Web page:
Monday, 18 February 2008

First Kosovo - next Scotland?

Listening to David Milliband trying to explain why Kosovo is a unique situation, not a precedent, was fairly excruciating. The fact is that the decision by the UK, USA, France, Germany and Italy (oh, and Afghanistan) to recognise the UDI will be taken as the go ahead by a number of secessionist movements around the world. I've been thinking about two of them in particular:

Republica Serpska. For those who don't know, when Bosnia Herzegovina emerged from the first stage of the break up of the former Yugoslavia and the subsequent war, it retained its former provincial borders. And so it contains a large number of Bosniacs (Bosnian Muslims) a significant minority of Bosnian Croats (who live mainly in the part known as Herzegovina) and the Bosnian Serbs. These last are mainly based in the South and East of the country.

On the ground, the former province of Bosnia is divided into two sections - the part with the Bosniacs and Bosnian Croats and a separate entity known as Republica Serpska where all the Serbs live. RS is incredibly poor having not seen any of the investment that has gone into Bosnia proper. The leaders are still accused of sheltering a number of war criminals (a charge levelled with some justification) and the whole place operates with an air of unreality.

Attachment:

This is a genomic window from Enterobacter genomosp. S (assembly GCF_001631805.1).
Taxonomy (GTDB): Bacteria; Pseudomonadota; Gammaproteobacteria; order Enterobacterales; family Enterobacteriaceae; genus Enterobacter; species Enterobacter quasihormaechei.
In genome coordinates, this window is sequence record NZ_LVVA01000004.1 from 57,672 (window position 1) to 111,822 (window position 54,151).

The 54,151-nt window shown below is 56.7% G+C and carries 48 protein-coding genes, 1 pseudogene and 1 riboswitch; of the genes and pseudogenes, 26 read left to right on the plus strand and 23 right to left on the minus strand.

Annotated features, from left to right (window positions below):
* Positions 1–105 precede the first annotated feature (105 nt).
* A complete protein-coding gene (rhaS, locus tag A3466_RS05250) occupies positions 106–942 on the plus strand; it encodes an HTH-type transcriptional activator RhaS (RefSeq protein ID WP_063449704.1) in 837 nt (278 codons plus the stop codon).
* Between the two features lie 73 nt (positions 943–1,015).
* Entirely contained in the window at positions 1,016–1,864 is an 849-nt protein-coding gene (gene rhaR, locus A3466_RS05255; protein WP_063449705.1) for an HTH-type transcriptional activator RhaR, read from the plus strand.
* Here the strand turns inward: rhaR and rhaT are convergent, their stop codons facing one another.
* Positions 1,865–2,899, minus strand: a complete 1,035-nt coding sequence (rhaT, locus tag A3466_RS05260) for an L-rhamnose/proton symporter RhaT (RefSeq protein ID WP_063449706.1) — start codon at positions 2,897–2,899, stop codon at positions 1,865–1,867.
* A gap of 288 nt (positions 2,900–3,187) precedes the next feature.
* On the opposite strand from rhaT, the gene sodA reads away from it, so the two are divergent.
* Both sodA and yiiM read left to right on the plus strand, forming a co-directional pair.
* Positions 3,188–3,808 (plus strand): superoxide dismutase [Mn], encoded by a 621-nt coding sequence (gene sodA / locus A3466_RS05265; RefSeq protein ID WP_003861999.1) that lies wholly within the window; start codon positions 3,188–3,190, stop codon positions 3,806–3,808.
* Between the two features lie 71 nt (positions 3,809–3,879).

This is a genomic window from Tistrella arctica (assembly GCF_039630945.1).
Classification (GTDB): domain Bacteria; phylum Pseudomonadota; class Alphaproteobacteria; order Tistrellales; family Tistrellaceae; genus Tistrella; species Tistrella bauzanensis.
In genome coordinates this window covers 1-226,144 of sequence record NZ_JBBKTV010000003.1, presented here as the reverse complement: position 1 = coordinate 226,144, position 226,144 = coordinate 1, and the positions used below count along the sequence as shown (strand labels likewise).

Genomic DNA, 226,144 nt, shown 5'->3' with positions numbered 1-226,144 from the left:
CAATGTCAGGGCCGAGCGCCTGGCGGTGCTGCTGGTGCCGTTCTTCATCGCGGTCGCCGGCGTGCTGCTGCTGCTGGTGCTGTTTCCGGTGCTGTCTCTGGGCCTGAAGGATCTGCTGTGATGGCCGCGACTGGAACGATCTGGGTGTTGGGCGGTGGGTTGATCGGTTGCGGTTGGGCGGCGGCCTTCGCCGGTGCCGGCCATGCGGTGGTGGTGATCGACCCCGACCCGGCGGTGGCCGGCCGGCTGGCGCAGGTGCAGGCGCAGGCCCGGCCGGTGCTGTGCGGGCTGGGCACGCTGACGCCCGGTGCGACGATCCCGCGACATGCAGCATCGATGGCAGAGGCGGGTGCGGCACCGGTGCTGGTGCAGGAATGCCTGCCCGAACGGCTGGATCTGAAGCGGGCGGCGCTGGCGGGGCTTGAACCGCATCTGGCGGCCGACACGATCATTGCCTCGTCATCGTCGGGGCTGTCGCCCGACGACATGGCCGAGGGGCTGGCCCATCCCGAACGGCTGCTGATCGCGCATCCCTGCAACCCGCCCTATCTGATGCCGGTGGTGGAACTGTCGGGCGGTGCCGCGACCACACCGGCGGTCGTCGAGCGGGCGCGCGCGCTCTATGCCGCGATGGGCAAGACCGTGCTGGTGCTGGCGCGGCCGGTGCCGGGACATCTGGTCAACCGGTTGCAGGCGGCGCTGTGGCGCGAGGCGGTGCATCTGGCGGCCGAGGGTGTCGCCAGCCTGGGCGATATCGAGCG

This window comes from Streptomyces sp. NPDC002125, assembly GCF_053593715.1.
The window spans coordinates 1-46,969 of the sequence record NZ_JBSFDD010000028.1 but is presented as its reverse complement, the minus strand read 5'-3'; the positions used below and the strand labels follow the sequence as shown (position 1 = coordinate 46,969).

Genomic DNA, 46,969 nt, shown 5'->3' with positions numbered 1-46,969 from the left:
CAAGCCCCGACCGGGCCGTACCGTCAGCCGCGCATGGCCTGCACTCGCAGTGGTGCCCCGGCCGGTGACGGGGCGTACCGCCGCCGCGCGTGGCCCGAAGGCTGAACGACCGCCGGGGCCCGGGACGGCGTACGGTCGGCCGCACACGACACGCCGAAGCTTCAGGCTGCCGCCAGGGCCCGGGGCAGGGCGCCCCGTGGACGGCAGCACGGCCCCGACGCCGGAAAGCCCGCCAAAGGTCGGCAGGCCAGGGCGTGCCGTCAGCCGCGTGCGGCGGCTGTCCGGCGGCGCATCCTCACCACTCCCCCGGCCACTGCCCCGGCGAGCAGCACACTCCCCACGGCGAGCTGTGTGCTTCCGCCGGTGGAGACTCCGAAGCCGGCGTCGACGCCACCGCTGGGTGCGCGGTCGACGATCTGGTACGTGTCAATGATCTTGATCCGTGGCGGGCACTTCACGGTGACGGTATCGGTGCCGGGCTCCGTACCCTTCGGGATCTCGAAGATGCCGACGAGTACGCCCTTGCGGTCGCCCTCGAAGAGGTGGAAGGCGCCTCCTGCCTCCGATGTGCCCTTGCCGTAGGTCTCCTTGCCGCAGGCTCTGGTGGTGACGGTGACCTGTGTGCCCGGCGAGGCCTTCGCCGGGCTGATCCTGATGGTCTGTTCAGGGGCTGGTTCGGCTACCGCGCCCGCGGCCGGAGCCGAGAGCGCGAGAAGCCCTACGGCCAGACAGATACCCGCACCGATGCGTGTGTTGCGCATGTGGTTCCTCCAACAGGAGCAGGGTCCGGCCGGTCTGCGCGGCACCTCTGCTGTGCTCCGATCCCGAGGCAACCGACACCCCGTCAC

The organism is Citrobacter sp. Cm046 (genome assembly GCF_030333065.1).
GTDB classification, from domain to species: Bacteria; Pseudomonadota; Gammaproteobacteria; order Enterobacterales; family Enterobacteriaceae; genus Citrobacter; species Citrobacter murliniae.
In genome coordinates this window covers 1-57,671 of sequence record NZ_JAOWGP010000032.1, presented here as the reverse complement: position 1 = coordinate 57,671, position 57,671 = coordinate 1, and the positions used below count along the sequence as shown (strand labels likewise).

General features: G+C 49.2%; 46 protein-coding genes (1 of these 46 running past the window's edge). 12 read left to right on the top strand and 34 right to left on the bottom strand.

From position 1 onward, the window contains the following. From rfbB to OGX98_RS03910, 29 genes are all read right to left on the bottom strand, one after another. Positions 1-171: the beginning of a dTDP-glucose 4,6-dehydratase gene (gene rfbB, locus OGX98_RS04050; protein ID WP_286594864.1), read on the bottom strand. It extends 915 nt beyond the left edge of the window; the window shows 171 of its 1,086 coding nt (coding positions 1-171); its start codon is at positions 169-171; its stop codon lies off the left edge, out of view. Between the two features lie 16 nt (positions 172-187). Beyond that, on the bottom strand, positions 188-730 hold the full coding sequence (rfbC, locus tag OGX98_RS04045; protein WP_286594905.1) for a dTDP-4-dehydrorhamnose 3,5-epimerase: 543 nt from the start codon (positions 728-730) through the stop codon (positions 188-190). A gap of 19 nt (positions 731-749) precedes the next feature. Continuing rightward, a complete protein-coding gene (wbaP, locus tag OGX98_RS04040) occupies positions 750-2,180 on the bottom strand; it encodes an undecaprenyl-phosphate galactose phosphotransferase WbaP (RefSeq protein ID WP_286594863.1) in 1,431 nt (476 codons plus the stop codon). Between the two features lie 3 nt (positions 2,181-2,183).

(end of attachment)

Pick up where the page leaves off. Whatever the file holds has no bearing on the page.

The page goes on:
But the similarities to Kosovo are striking - this is a state within a state whose ethnically different population seek separation from the main part of the country to which they officially belong. So will Milliband et al now recognise their right to secede or will they give convincing reasons why Kosovo really is unique?

The second such quandry is Scotland. Now, I don't think that there is a majority in favour of independence but it is clearly a viable question to put. After all, a secessionist party has won the most recent election and seeks to hold a referendum on full blown independence. A referendum which Gordon Brown opposes. Where is the consistency in that position then? Let me be clear - I think that anyone (including the PM) should be able to campaign as vociferously as they wish against independence for Scotland. I would do so if I lived there. However, if, like Gordon Brown, you have just spoken up for the right of Kosovo to declare UDI, then you don't have a leg to stand on in denying the right of Scots to at least have a vote on the issue and to become independent if the majority so wish.

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